tv

OPINION: 'Yes, And Just Like That has diversity. But it still has a long way to go.'

When I told my younger sister I was writing an opinion piece on Binge’s hit series And Just Like That, she said – and I quote – “I feel like only people your age care about that."

Somebody call an ambulance; I’ve been shot through the heart.

The irony is that when I was younger, I said the same thing to a friend about AJLT’s predecessor, Sex and the City. When SATC launched in 1998, I wasn’t interested in the show at all. The four main characters – Carrie Bradshaw (Sarah Jessica Parker), Miranda Hobbes (Cynthia Nixon), Charlotte York (Kristin Davis), and Samantha Jones (Kim Cattrall) – were in their 30s, living in New York and leading very glamorous lives.

I was a 16-year-old high school student living in the Islands. Not only were these characters not relatable, the show wasn’t even on our one (yes, ONE) TV channel in Fiji.

Watch the trailer for And Just Like That. Post continues below.


Video via Binge

I came to SATC late, through repeat episodes that ran sometime between 10pm and 12am after I had moved to Australia. To be perfectly frank, I can’t remember what happened in most of the episodes. But I loved Samantha. I liked Miranda and most of the time, I liked Carrie. I tolerated Charlotte.

Even if you haven’t watched a single episode of SATC, I’d hazard a guess you would know what it’s about. The series broke new ground when it came to women’s exploration of sex and sexual pleasure. Suddenly talking about sex openly was ok. It was liberating.

Yet in the intervening years since SATC's final episode in 2004, critics have asked: “Where was the diversity?” It’s a fair point, especially considering how culturally diverse New York is. It’s a point that developer and principal writer Michael Patrick King addresses pretty much from the get-go in the sequel AJLT.

The introduction of new characters Che Diaz (Sara Ramirez), Nya Wallace (Karen Pittman), Lisa Todd Wexley aka LTW (Nicole Ari Parker), and Seema Patel (Sarita Choudhury) has been a very welcome addition to the AJLT universe. Not only are these characters ethnically diverse, there is representation in terms of culture, gender, sexuality, and identity. There is a clear sense from King about wanting to right any past wrongs.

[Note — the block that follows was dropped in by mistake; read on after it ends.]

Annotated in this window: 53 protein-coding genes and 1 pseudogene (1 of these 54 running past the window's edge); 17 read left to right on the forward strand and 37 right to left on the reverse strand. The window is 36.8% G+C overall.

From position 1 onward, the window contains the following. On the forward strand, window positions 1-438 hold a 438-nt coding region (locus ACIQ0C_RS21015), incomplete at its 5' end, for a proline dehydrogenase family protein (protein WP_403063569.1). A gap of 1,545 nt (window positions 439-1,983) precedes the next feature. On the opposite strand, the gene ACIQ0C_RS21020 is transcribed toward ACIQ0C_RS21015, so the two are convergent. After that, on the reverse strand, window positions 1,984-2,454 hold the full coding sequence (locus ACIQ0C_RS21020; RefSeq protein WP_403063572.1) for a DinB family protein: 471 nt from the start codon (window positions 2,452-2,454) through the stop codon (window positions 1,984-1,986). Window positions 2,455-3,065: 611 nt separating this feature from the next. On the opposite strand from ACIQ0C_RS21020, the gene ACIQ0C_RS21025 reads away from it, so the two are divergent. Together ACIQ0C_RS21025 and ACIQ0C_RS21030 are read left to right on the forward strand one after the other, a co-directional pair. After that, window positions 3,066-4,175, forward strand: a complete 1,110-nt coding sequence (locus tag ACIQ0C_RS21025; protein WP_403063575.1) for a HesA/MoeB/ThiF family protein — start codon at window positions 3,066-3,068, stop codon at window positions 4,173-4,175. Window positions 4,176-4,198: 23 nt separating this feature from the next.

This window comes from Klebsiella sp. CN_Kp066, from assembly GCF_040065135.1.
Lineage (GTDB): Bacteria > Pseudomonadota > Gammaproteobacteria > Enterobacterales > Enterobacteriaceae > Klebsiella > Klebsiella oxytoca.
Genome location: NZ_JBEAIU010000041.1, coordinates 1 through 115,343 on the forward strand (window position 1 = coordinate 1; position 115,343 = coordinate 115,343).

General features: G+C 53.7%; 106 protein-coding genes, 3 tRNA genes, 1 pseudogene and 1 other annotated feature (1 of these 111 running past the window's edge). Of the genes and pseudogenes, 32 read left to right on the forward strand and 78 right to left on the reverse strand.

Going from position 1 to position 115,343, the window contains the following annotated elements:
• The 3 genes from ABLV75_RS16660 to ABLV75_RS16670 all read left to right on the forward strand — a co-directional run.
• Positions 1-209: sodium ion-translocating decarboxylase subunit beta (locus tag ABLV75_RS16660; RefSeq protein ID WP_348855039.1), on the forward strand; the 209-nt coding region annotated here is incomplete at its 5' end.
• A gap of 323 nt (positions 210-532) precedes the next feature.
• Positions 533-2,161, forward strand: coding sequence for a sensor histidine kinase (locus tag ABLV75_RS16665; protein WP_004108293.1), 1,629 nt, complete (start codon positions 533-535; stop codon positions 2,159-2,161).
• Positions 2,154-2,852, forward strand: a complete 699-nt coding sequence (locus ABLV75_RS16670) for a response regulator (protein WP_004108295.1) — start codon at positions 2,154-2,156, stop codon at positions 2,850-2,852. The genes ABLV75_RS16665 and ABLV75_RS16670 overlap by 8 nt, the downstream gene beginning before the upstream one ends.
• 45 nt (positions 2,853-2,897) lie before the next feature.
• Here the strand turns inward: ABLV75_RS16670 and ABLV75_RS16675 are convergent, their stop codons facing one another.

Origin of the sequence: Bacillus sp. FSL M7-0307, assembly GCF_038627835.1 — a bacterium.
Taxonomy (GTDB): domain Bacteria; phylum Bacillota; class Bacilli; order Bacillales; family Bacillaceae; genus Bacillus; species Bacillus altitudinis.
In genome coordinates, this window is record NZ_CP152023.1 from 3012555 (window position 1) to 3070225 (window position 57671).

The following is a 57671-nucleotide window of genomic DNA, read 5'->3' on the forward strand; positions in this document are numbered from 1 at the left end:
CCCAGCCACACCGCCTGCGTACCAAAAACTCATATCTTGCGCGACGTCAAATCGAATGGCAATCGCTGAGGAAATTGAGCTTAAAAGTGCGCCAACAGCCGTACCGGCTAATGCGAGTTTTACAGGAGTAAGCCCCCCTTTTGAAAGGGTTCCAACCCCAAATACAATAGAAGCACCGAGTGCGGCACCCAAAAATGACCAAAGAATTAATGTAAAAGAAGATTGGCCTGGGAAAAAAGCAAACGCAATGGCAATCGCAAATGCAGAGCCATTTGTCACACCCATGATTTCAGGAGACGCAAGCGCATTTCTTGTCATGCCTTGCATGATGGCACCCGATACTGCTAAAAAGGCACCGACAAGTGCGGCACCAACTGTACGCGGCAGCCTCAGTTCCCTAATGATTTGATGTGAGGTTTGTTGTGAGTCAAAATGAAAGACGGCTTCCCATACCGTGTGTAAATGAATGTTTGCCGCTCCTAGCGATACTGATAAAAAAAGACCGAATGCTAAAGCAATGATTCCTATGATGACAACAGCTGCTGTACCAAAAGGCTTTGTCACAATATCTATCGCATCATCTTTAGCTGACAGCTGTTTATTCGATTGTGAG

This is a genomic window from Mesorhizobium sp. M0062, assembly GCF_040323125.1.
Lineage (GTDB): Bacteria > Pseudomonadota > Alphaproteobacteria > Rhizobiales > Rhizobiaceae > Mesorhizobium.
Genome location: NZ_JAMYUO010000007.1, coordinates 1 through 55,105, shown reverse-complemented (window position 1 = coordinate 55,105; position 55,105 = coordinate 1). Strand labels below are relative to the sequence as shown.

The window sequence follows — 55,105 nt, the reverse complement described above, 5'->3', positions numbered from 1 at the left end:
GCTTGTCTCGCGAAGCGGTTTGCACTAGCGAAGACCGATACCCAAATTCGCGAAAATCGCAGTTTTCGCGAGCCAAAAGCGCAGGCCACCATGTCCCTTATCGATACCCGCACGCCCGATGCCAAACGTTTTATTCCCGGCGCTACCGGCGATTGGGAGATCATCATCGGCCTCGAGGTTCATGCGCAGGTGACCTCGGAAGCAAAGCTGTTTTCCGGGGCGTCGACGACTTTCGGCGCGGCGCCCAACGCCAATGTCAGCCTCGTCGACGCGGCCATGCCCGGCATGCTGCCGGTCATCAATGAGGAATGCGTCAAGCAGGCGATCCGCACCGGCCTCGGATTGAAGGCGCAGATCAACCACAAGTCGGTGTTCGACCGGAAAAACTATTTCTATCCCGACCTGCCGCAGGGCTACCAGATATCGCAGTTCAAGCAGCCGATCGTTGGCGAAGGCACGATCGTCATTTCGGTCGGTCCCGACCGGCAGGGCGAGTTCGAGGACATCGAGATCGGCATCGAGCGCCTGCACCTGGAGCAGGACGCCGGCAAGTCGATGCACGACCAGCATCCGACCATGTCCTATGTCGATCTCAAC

ADVERTISEMENT

Yet with such high expectations for AJLT, it’s inevitable there would be criticism around how diversity was injected into the series. Most of the complaints seem to be focused around the oftentimes cringeworthy attempts at “woke-ness”. Take for instance the podcast that Carrie, Che and the hilarious Jackie Nee (Bobby Lee) are part of. I mean seriously, our Mamamia podcast team could teach those podcast producers in AJLT a thing or two about creating interesting and fun content.

It's probably why they killed the podcast on the show.

LISTEN: The Mamamia Out Loud team discuss one of the And Just Like That characters. Post continues below.


But here’s the other thing. While the new characters are diverse, they are lacking the depth, and ironically, the colour, to make them believable and truly representative.

The crux of the issue is that these characters are often reduced to taking on the role of sidekicks. Seema is Carrie’s, Nya is Miranda’s, LTW is Charlotte’s, and Che is the extra that runs between Carrie and Miranda. Had Cattrall come on board, perhaps Che would have been her sidekick.

The narrative, especially earlier in the series, ran along the lines of: the sidekick must teach the hero something. Seema’s search for love reminded Carrie she was lucky to have found hers. Nya’s entire presence revealed Miranda's "white saviour" complex. Later, Nya's indecision about having children reflected Miranda’s indecision about her own life. LTW was Charlotte's confidante in all things "mum".

Che was a catalyst for change in Miranda's life. By the way, I liked Che. I know many people who didn't. But I think that had more to do with how much screen time they had, rather than their actual character. Ramirez is a terrific actor, and they did incredible work with the part.

Che Diaz for President. Yeah, I said it and I stand by it.

ADVERTISEMENT

Besides the sidekick aspect, there was the stereotyping. Take Seema for example: she's Indian so of course there has to be a storyline involving the Hindu festival of light, Diwali, and there must be mention of her parents having an arranged marriage. It's like having "wise grandparents" in a story with Chinese characters and celebrating the Day of the Dead in a story with Mexican characters.

As well-intentioned as it is, writers tend to lean into the romance of a culture and the outcome is oftentimes shallow.

Yet for all these issues, there is a lot about AJLT to celebrate. It’s still wonderful to see such a diverse cast in a popular drama series that is so beloved by many people around the world. And it’s not that the new characters don’t have some agency of their own – they do, even though they don’t have enough screen time. There’s only so much substance you can add to new characters when you’ve already got three main characters taking up the bulk of the storylines over 45 minutes and 10 episodes. In fact, it took until episode six for any of the new characters to have a scene that did not involve the three protagonists.

I’m hopeful season two will happen and I'm hopeful these now not-so-new characters will be allowed to breathe even more and become fully formed individuals. Or maybe there can be an AJLT spin-off with the four of them? It would be called "No More Second Fiddle". Just kidding!

Of course it would be called, "Even More Che Diaz." 

The entire first season of And Just Like That... is available on Binge now.

Feature image: HBO/Binge/Mamamia